Brexit: Theresa May promises meaningful vote after more talks with EU
Theresa May has promised MPs a final, decisive vote on her Brexit deal with the EU - but not until she has secured changes to the Irish backstop clause.
The PM said she needed "some time" to get the changes she believes MPs want.
She promised to update MPs again on 26 February and, if she had not got a new deal by then, to give them a say on the next steps in non-binding votes.
Jeremy Corbyn accused her of "running down the clock" in an effort to "blackmail" MPs into backing her deal.
Britain is currently leaving the EU on 29 March, with or without a deal.
Labour claims Mrs May is planning to delay the final, binding vote on the withdrawal deal she has agreed with the EU until the last possible moment, so that MPs will be faced with a stark choice between her deal and no deal.
Labour and some Conservative MPs had been planning to have a fresh go at putting alternatives to Mrs May's deal to the vote on Thursday, in an effort to take control of the Brexit process.
But BBC Political Editor Laura Kuenssberg said Mrs May's announcement of returning to update MPs on 26 February and then more votes on 27 February - if she has still not got a final deal - meant Thursday's expected "high noon" for the prime minister had probably been postponed.
MPs are still expected to debate and vote on amendments to the Brexit deal on Thursday, however, although it will not be known until later what those amendments are likely to be.
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Mrs May promised to give MPs a "stronger and clearer role" in the next steps on Brexit and said she would return to the Commons for a meaningful vote on her deal "when we achieve the progress we need".
The PM said she was discussing a number of options with the EU to secure legally-binding changes to the backstop: Replacing it with "alternative arrangements", putting a time limit on how long it can stay in place or a unilateral exit clause so the UK can leave it at a time of its choosing.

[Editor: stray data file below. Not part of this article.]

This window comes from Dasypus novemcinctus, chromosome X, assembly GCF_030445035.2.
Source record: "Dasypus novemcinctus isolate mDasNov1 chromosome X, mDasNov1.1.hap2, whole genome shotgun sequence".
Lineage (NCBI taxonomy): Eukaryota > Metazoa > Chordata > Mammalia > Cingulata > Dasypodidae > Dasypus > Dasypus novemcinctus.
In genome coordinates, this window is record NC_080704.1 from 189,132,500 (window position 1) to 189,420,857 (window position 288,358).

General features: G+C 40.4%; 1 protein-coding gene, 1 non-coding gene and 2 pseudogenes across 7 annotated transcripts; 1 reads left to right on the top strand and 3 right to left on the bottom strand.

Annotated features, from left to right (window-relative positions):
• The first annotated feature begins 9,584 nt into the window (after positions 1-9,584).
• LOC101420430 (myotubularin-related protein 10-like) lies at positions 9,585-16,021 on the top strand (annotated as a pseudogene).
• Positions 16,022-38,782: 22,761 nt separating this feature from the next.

The backstop arrangement is the "insurance" policy in Mrs May's deal to avoid a return to border checks on the island of Ireland.
The EU has reiterated it will not renegotiate the withdrawal agreement.
Mrs May said talks were at a "crucial stage", but she still believed it was possible to get a deal MPs could support.
"We now all need to hold our nerve to get the changes this House requires and deliver Brexit on time," Mrs May told the Commons.
But Labour leader Jeremy Corbyn said MPs were being "blackmailed into supporting a deeply flawed deal", calling it "an irresponsible act".
Are we running out of time?
By Daniel Kraemer, BBC Westminster
The prime minister's critics say she is just pretending to try to get changes to the deal she signed with the EU so she can push the final vote on it right down to the wire.
Labour's shadow Brexit secretary Sir Keir Starmer says what she actually intends to do is return to Parliament after the 21-22 March European Council summit, the week before Brexit, and offer MPs a "binary choice" - her deal or no deal.